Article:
Ken Taubes, Head of Investment Management US, discussing Fed policy
Even while hiking interest rates today, the Federal Reserve Board maintained its dovish sentiment. In recent weeks, Fed members began signaling that rate hikes would come sooner, raising expectations for a more hawkish Fed stance. Despite the rate increase, the Fed maintained its emphasis on the need for accommodative policy and gradual rate increases even as the US economy has essentially achieved the Fed’s key targets for GDP growth, inflation, and unemployment. In fact, since their rate hike in December, US financial conditions have eased. The short end of the curve still offers negative real yields despite full employment, above trend growth, and rising inflation conditions. And the economic stimulus promised by the Trump administration has already started to take effect through executive orders rolling back regulations and supporting investment. Given these clear improvements and the upward trajectory of both the US and global economies, the Fed risks falling further behind, potentially requiring greater rate increases in the future that could destabilize the markets and economic growth.
The Fed raised rates 25 basis points (bps), as they had clearly signaled. Markets were on balance surprised because many had come to expect that the Fed would increase rates four times in either 2017 or 2018. Instead, they maintained their forecast of three hikes each year. As a result, bond markets rallied, with the 10-year Treasury falling by 10 basis points (bps), and the US Dollar falling by over 1%. In her press conference, Chair Janet Yellen took pains to emphasize that the Federal Reserve would take a gradual approach to rate increases.
Strong GDP and Employment
While first quarter GDP growth may reflect a seasonal decline from fourth-quarter GDP, combined with materially delayed seasonal tax refunds, forward-looking indicators suggest strong US GDP growth. Initial jobless claims remain at over 40-year lows. Both ISM manufacturing and non-manufacturing indices are well into expansionary territory, with strong new orders and employment components. Should employment continue to surprise to the upside, wage inflation may begin to accelerate. At 4.7%, the unemployment rate stands below estimated NAIRU (non-accelerating inflation rate of unemployment), which refers to a level of unemployment below which inflation rises.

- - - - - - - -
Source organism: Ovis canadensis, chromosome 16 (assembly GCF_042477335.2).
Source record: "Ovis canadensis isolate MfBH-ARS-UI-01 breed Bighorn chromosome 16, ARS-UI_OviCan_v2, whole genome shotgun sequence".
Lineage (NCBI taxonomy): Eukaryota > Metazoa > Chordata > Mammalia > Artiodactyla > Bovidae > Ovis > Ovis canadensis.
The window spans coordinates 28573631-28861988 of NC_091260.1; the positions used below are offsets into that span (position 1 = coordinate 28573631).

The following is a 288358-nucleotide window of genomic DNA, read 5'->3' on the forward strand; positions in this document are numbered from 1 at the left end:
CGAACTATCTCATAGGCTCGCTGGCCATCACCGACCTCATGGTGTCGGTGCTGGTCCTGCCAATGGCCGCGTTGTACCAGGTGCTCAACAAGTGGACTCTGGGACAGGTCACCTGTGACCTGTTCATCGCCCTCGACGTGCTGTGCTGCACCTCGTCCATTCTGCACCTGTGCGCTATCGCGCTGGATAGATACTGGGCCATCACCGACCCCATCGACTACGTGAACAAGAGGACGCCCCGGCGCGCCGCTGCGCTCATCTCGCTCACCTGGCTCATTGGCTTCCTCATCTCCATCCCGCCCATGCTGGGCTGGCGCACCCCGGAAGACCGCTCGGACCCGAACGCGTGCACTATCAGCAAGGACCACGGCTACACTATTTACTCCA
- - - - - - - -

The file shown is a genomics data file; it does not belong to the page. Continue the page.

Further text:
Financial Conditions Have Eased Since Last Tightening
US and global financial conditions have eased recently, despite the Fed’s December rate increase. While part of the Fed’s concerns in the past have centered on global growth, now that global purchasing manager indices (PMIs) have turned positive, supported in part by easy financial conditions, this factor may not be significant to their decision-making process in 2017.
Inflationary Pressures Rising
We believe inflation is rising more quickly than many appreciate. Both headline CPI and wage inflation are trending upward, in an environment with little labor market slack.
Driven by a doubling of oil prices, headline CPI has risen by 1% over the past year to its current 2.7% level; the major components of shelter and healthcare have risen even more. Core PCE, the preferred inflation measure of the Fed, has risen to 1.9% year-over-year through January, up from 1.6% in December. Prices have risen not only on the consumer side; and on the industrial side, the producer price index increased 3.0% year-over-year in January, versus -1.2% year-over-year in January of 2016.
While a key measure for the Fed – wage inflation – has under performed expectations, it is on an upward trend. Chair Yellen acknowledged in her press conference that certain wage inflation measures have been increasing. Moreover, she believes that, going forward, any increases in labor force participation would be modest at best, given the downward pressures of the aging demographics of the US labor force. We believe that wage inflation may be poised to increase markedly in 2017, with monthly payroll gains continuing to exceed trend labor force growth.